Grocery chains and UFCW make some progress; more talks planned – Daily News

on Jul23
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Three days of negotiations last week yielded some progress, but Southern California’s largest supermarket chains and the union that represents its workers still have a long way to go in the pursuit of a labor contract.

Executives of Ralphs, Vons, Albertsons and Pavilions agreed last week to drop a provision that would have downgraded the job classification for cashiers at some 500 supermarkets, which leaders of the United Food and Commercial Workers said would have slashed those workers’ pay by 25%.

The two sides will meet again for three days starting July 30. They remain far apart on matters that include wage gains, hours, health care benefits and pensions.

News of the elimination of the proposed cashier reclassification was revealed in an update appearing on the website of Local 770, which represents Los Angeles County workers.

“This was encouraging, but we’re five months into this and it shouldn’t have ever been on the table in the first place,” Joe Duffle, president of Local 1167, which represents Inland Empire workers, said of the cashier concession. “It was pretty ridiculous.”

The two sides have been in negotiations — which affect some 60,000 Southern California workers — since early March. The employees have been working under terms of a contract that expired on March 3.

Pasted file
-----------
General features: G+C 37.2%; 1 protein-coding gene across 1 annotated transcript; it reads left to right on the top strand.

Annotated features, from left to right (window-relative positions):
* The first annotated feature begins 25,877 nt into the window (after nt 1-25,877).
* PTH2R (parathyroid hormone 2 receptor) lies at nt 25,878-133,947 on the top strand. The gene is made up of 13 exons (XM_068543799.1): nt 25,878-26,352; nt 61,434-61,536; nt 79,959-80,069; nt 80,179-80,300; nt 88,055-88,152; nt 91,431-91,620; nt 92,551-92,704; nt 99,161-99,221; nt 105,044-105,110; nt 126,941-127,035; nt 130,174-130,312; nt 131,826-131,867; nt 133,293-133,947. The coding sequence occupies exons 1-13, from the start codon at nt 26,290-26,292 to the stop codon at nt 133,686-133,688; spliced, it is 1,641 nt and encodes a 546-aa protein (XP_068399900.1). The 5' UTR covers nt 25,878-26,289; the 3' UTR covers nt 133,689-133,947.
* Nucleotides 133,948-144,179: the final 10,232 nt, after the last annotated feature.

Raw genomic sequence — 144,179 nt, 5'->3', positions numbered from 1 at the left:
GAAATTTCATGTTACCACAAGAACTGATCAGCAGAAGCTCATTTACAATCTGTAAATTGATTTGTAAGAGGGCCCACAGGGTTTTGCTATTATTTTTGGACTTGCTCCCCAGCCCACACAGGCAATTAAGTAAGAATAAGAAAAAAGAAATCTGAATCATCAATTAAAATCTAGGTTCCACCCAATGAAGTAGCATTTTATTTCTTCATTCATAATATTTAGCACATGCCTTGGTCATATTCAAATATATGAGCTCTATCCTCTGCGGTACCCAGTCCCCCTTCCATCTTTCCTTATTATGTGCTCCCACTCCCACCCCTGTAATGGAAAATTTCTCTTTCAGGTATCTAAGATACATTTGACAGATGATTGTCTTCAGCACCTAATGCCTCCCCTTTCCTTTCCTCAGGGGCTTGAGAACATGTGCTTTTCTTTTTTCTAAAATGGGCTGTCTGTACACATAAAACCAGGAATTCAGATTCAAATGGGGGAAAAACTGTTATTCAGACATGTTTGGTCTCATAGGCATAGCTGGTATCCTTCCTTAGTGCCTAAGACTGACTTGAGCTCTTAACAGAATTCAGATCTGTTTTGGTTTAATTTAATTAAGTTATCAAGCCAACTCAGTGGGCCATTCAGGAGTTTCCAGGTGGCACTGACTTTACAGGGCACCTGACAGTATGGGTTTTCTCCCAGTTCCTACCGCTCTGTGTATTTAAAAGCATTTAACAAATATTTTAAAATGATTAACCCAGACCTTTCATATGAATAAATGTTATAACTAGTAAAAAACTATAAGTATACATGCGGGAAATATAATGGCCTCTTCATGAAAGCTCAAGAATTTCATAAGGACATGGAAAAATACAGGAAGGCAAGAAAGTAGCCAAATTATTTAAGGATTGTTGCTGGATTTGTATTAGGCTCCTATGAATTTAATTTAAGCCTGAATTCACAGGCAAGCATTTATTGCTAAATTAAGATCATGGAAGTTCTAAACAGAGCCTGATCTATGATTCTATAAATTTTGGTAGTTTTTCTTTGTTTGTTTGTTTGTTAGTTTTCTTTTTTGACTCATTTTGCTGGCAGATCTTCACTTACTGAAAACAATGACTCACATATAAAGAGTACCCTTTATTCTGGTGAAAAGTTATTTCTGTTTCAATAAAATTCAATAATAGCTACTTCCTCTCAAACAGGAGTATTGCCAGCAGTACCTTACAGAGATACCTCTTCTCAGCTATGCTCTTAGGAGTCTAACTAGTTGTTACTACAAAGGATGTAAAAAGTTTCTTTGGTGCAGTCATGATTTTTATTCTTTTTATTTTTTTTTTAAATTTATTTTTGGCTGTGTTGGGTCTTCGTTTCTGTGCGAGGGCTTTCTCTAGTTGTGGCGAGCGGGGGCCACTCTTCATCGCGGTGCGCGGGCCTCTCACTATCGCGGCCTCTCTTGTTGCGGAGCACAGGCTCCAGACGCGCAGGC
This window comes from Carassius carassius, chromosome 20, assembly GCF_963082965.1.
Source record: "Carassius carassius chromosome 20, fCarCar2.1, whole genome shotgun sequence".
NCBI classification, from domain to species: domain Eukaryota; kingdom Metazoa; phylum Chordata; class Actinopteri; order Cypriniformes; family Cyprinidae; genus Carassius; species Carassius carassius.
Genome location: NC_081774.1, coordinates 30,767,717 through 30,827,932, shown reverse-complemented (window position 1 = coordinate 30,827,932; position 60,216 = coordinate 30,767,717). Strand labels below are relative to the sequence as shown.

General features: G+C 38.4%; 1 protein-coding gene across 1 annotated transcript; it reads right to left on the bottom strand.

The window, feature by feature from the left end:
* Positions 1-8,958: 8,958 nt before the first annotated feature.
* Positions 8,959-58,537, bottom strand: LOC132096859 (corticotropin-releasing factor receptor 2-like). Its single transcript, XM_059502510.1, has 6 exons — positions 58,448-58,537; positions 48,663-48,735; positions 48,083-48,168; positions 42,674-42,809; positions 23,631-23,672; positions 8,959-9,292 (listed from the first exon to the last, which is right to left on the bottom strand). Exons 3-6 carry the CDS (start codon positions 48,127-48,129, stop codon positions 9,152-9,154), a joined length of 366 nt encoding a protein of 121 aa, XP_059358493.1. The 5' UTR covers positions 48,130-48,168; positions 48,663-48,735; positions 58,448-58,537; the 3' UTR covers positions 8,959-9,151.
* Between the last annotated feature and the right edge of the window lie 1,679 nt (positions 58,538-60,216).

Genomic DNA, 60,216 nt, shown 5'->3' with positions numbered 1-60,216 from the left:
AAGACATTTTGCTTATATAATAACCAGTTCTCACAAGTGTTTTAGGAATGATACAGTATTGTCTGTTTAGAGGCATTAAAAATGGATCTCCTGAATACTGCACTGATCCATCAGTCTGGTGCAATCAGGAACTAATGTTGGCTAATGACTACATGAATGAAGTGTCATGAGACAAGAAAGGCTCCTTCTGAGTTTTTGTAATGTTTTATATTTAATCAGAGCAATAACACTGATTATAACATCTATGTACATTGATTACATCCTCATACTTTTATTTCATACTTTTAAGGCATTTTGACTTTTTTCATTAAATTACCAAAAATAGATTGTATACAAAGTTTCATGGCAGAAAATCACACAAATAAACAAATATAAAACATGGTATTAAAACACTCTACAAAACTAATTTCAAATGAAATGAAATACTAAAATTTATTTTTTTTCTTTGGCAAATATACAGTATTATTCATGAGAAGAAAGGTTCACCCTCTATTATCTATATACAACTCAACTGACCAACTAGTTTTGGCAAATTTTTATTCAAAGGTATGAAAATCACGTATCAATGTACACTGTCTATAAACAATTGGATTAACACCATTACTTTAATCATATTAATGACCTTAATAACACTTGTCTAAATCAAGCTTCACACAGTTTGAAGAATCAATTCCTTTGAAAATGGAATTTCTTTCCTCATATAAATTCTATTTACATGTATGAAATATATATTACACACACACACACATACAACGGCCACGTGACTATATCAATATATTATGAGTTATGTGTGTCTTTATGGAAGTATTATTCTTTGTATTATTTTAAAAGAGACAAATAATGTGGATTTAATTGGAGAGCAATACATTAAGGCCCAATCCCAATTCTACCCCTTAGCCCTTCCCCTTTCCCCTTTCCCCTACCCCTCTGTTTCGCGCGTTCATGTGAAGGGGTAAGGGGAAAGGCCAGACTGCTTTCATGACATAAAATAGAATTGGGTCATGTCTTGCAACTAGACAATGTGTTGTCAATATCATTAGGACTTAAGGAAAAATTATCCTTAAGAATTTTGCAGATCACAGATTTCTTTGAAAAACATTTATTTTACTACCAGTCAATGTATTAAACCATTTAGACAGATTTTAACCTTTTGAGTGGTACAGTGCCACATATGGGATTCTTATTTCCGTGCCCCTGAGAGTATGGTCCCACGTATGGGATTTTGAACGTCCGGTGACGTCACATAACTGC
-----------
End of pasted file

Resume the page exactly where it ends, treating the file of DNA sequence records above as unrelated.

Last month, 96% of UFCW members in the seven locals voted to authorize its leaders to call a strike if necessary, and Duffle said the membership is serious about its proposals.

“As soon as the employers figure out that we’re going to hang strong, then we’ll see what happens,” he said. “Our memberships’ principles are wages, benefits, hours and pensions. These are all huge for us.”

Union leaders have said that the companies are offering wage gains of only 1%, and sharp declines to their contributions to the health care plan.

In an e-mailed statement, John Votava, Ralphs’ director of corporate affairs, said last week’s talks focused on contract language, health care and wages. Representatives of the other chains did not reply to requests for comment.

“We’ll continue to meet with the unions, exchange proposals and come to a fair and balanced offer,” Votava said in the email. “With a balanced approach, this next agreement can be a win for everyone.”

Other union locals on the West Coast are currently in negotiations, and last week Roseville-based UFCW 8-Golden State reached a tentative agreement with Vons and Safeway in Northern and Central California. Talks with other chains in that area are continuing.

Also, UFCW members in Portland, Ore., voted to authorize a strike earlier this month.

Greg Conger, president of Orange County’s Local 324, said the Local 8-Golden State’s settlement “certainly doesn’t hurt us,” but added that Southern California workers have specific needs, so he doesn’t foresee an identical deal.

“We wouldn’t accept anything less” than the Northern California contract, Conger said.

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